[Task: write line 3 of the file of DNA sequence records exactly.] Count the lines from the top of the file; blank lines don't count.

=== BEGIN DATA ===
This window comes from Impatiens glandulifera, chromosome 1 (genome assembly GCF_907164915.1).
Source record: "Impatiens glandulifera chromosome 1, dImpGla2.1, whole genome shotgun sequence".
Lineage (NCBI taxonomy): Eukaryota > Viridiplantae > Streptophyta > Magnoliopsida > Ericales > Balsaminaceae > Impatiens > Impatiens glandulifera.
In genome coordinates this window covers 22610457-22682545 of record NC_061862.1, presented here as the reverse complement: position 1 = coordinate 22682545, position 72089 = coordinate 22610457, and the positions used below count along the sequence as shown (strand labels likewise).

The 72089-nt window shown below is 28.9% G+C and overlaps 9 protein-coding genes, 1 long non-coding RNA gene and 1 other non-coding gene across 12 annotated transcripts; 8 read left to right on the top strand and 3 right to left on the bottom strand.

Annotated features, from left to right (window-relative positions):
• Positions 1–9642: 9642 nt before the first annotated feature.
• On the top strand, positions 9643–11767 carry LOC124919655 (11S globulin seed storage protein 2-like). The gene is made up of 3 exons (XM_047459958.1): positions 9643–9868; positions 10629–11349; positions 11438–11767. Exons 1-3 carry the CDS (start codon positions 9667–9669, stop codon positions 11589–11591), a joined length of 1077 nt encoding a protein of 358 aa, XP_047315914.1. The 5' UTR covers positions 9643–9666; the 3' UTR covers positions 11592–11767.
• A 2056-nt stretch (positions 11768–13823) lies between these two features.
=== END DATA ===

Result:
Lineage (NCBI taxonomy): Eukaryota > Viridiplantae > Streptophyta > Magnoliopsida > Ericales > Balsaminaceae > Impatiens > Impatiens glandulifera.